The UK company is looking to expand bioconjugation activities at its Deeside facility, as part of its “overarching corporate strategy.”
This involved securing funds of £2.5m ($3.2m) from existing investors, building upon capital raised earlier this year.
ADC Bio’s CEO, Charlie Johnson, told us that creating the plans for downstream activities will take three months to complete and will then be reviewed by the UK’s Medicines and Healthcare products Regulatory Agency.
In addition to manufacturing plans, the company will invest in its Lock-Release technology, which Johnson explained could reduce timelines for antibody-drug conjugate (ADC) manufacture: “The ultimate goal is to reduce the manufacturing critical path down by six months or more. This could be achieved by using Lock-Release trains to pull antibody from crude mAb harvest supernatant and carry out conversion to ADC whilst immobilised on the resins.”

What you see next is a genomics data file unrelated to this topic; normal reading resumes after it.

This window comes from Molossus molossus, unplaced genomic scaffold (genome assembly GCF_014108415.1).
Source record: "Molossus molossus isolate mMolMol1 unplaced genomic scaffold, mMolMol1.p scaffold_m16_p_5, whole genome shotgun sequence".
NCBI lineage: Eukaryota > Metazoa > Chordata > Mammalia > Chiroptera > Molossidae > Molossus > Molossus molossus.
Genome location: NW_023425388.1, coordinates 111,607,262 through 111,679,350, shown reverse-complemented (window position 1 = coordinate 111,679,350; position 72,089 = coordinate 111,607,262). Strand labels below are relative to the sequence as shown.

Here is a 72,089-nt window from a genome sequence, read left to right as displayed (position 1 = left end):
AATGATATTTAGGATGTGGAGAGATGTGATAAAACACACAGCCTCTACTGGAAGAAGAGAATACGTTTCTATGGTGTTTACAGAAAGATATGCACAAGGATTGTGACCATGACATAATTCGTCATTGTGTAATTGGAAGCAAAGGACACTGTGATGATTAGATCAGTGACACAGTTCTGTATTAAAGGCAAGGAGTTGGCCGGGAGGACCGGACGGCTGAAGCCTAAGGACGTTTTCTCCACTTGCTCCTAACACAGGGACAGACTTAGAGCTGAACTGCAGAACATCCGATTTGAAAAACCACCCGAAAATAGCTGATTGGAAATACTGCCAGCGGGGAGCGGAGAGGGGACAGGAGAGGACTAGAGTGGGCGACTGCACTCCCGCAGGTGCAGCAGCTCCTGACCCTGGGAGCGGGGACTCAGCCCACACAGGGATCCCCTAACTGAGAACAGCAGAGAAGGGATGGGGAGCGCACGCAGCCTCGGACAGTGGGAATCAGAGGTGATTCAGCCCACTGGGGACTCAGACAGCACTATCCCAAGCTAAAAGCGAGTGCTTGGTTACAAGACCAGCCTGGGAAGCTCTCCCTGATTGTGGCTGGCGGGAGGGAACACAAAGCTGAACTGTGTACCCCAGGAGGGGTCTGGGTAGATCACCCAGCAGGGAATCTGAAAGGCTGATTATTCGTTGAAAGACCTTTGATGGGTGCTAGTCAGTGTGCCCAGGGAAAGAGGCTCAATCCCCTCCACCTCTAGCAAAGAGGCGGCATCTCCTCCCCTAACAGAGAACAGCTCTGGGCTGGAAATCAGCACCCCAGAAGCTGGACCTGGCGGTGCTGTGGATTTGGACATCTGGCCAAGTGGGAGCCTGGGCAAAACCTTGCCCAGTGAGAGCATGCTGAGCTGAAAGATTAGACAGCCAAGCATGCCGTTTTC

“Subsequent viral inactivation, filtration and polishing steps would then be carried out on the final ADC rather than the mAb intermediate, as is the current convention. This will save months of time and costs associated with removing expensive protein A resins and duplications in analytical development and testing,” he continued.
Responding to the market
Johnson explained that the expansion plans were fuelled by industry showing “more interest in the ADC area”.
Johnson noted that the increase of interest in ADCs has been partly fuelled by the exploration of their use outside of oncology, into other areas such as inflammatory disease and for antimicrobial targets.
This is reflected in other actions seen in the industry; last month, Lonza announced that it would expand two of its ADC manufacturing sites to be able to produce all components necessary to produce the compounds for clients.
In June, WuXi Biologics also began building a $20m (€17.6m) manufacturing centre for ADCs in China.